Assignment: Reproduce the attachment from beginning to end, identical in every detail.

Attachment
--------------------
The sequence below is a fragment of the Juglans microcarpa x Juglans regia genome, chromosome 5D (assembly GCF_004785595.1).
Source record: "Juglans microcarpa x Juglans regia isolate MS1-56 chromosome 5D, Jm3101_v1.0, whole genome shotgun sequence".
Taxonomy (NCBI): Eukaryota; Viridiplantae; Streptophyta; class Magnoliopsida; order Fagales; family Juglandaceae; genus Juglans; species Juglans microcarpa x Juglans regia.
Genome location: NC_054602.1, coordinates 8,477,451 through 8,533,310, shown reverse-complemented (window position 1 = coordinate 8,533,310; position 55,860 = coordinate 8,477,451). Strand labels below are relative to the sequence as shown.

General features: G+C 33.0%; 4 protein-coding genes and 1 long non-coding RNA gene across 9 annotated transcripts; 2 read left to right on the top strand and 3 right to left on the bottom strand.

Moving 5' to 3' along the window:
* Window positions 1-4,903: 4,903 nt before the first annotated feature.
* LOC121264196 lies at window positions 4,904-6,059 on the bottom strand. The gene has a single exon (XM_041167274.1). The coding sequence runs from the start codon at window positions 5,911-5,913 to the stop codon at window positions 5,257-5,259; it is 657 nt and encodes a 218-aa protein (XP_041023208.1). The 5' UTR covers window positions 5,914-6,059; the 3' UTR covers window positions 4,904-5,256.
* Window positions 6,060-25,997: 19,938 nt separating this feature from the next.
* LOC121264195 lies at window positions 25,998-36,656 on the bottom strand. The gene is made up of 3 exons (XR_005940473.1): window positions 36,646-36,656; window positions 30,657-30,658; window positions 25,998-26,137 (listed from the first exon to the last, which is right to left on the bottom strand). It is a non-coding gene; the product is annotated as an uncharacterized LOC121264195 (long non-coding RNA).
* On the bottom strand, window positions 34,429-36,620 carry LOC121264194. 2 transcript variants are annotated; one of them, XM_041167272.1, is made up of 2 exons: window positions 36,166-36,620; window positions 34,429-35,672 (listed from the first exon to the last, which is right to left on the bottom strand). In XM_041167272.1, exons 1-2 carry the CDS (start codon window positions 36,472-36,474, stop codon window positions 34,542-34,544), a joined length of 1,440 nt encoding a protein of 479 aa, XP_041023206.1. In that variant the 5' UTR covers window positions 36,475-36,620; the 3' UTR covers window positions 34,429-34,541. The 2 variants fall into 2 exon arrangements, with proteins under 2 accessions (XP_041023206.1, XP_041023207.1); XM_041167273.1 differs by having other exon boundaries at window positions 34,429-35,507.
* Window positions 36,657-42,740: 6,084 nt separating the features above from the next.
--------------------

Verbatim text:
The sequence below is a fragment of the Juglans microcarpa x Juglans regia genome, chromosome 5D (assembly GCF_004785595.1).
Source record: "Juglans microcarpa x Juglans regia isolate MS1-56 chromosome 5D, Jm3101_v1.0, whole genome shotgun sequence".
Taxonomy (NCBI): Eukaryota; Viridiplantae; Streptophyta; class Magnoliopsida; order Fagales; family Juglandaceae; genus Juglans; species Juglans microcarpa x Juglans regia.
Genome location: NC_054602.1, coordinates 8,477,451 through 8,533,310, shown reverse-complemented (window position 1 = coordinate 8,533,310; position 55,860 = coordinate 8,477,451). Strand labels below are relative to the sequence as shown.

General features: G+C 33.0%; 4 protein-coding genes and 1 long non-coding RNA gene across 9 annotated transcripts; 2 read left to right on the top strand and 3 right to left on the bottom strand.

Moving 5' to 3' along the window:
* Window positions 1-4,903: 4,903 nt before the first annotated feature.
* LOC121264196 lies at window positions 4,904-6,059 on the bottom strand. The gene has a single exon (XM_041167274.1). The coding sequence runs from the start codon at window positions 5,911-5,913 to the stop codon at window positions 5,257-5,259; it is 657 nt and encodes a 218-aa protein (XP_041023208.1). The 5' UTR covers window positions 5,914-6,059; the 3' UTR covers window positions 4,904-5,256.
* Window positions 6,060-25,997: 19,938 nt separating this feature from the next.
* LOC121264195 lies at window positions 25,998-36,656 on the bottom strand. The gene is made up of 3 exons (XR_005940473.1): window positions 36,646-36,656; window positions 30,657-30,658; window positions 25,998-26,137 (listed from the first exon to the last, which is right to left on the bottom strand). It is a non-coding gene; the product is annotated as an uncharacterized LOC121264195 (long non-coding RNA).
* On the bottom strand, window positions 34,429-36,620 carry LOC121264194. 2 transcript variants are annotated; one of them, XM_041167272.1, is made up of 2 exons: window positions 36,166-36,620; window positions 34,429-35,672 (listed from the first exon to the last, which is right to left on the bottom strand). In XM_041167272.1, exons 1-2 carry the CDS (start codon window positions 36,472-36,474, stop codon window positions 34,542-34,544), a joined length of 1,440 nt encoding a protein of 479 aa, XP_041023206.1. In that variant the 5' UTR covers window positions 36,475-36,620; the 3' UTR covers window positions 34,429-34,541. The 2 variants fall into 2 exon arrangements, with proteins under 2 accessions (XP_041023206.1, XP_041023207.1); XM_041167273.1 differs by having other exon boundaries at window positions 34,429-35,507.
* Window positions 36,657-42,740: 6,084 nt separating the features above from the next.